What I learned from my TEDx Experience
July 30, 2019
CEO & Founder Dr. Patricia Scanlon shares some insights about her recent TEDx experience. Trish’s TEDx now has 39.8K viewers and can be found here.
I love TED talks, always have. I find the short, powerful talks inspiring.
Earlier this year I was invited by TEDx University of Limerick organizers to deliver my own TEDx talk on June 18th.
Saying yes was easy.
We have spent years pitching our story to investors and clients. To me, this was an opportunity to finally get our own “story worth telling” out to a general audience
The prep for TED was significant. I hadn’t quite processed how different it would be to the hundred other talks I had given over the past few years. It is hugely different!
First, there are the TED rules – I wasn’t allowed to mention our company or product and that’s tough when I wanted to tell our story.
Second, to resonate widely I realized my talk had to be free of industry jargon and speak to what people understand in their own lives, whether they are techies, teachers or neither.
And third, I needed to communicate our achievements as a company as well as our beliefs in the industry as succinctly as possible – and all in18 minutes tops!
And finally, as they say, I had to make sure I really did have “a story worth sharing”.
My parents love TED talks, so I thought “I want them to watch this and ‘get’ it”. I aimed my talk at them.
But our tech does so much and there are so many complex issues to discuss. Where to begin?
I knew I wanted to discuss how kids’ voices and speech differ to adults and also the massive data privacy issues around kids’ speech data, the social impact our tech can have for kids ….
But what was the one main idea I really wanted to share?
One of the most pressing social issues for me is how to break the cycle of kids’ poverty and disadvantage. One of the main ways to break the cycle is through education and the key to a child’s education is literacy – and I strongly believe technology can help turn that key and have a huge social impact globally.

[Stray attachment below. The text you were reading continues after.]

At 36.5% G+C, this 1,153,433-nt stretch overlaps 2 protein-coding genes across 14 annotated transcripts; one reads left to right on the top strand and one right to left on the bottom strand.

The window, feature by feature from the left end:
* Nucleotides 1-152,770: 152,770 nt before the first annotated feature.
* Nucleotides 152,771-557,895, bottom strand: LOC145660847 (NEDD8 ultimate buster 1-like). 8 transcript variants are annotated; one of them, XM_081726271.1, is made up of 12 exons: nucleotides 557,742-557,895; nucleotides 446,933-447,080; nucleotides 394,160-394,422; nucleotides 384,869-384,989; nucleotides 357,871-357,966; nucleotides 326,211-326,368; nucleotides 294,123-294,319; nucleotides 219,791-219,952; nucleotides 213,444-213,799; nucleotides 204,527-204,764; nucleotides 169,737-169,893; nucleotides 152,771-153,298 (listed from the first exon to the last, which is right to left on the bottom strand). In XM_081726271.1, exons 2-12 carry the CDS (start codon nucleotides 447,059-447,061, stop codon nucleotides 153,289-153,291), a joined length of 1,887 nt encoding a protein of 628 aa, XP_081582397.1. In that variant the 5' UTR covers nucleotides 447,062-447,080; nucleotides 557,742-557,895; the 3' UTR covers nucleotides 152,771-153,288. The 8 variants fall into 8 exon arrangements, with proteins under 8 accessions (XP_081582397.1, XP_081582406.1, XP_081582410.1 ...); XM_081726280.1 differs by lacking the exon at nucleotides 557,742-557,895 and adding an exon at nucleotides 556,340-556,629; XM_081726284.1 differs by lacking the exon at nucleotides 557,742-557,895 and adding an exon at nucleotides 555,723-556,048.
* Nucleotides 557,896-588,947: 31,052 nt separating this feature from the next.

So I decided to focus on how technology can transform how kids learn to read.
Choosing a topic you feel passionate about and not just one you feel you *should* talk about, helps a lot I think.
As I set out to write the first draft, my head was a word cloud. Each word represented so many ideas and messages I wanted to communicate. Over the past 6 years, we have achieved so much.
I spent time thinking and meditating on this vast word cloud. Eventually, the key messages that I needed to convey became clear to me.
But it needed more, the talk needed a ‘hook’, a tangible concept that I could keep coming back to, and that every person listening could identify with, not industry jargon –
I settled on the ‘child’s reading journey’.
When I give a talk I tend not to prepare beyond the ideas I want to convey. I like to engage my audience in a way that’s natural, like as if we’re having a two-way conversation. The TED format of learning off and rehearsing a talk was such a huge departure!
But I did it and it was worth it because I could concentrate on delivering the talk and ensuring I was doing a good job conveying the meaning.
Knowing the video of the talk would be uploaded to the TEDx YouTube channel definitely changes things.
One thing I would have done differently – rejigged the title.
I love the title of our talk ‘How Technology Transforms a Child’s Reading Journey‘ but too late I realized that on a smartphone you only see the first 3-4 words of the talk titles ours was just ‘How Technology Transforms a’…
And leaves out the kids and reading parts, which are the most important and resonate most with people. Rejigged, I would have used:
‘A Child’s Reading Journey, transformed by technology‘.
The day itself is a bit of blur now. Happy to say my parents were in attendance and they really ’got’ what I was trying to convey. They enjoyed all the amazing talks that day. The team in UL was well prepared with a coach on hand for last-minute rehearsals and advice, and the smooth running of the event calmed any potential nerves.
Two weeks after the event we received notice that the talk had been uploaded to TED and would go live at any time. When I checked the next day it had been uploaded just 28 mins earlier. A cartoonish rub of the eyes followed when I read that it had over 2000 views already. The numbers just spun up from there till it became a featured talk on the TEDx channel. Seeing my talk beside Brene Brown’s is definitely a career highlight for me!
The talk has now been viewed almost 40,000 times and the impact has been far-reaching generating lots of new and exciting global interest in our company and vision.
The experience was amazing and the impact, exactly what we hoped for. Doing a TEDx is a lot of work but it’s worth every minute of it.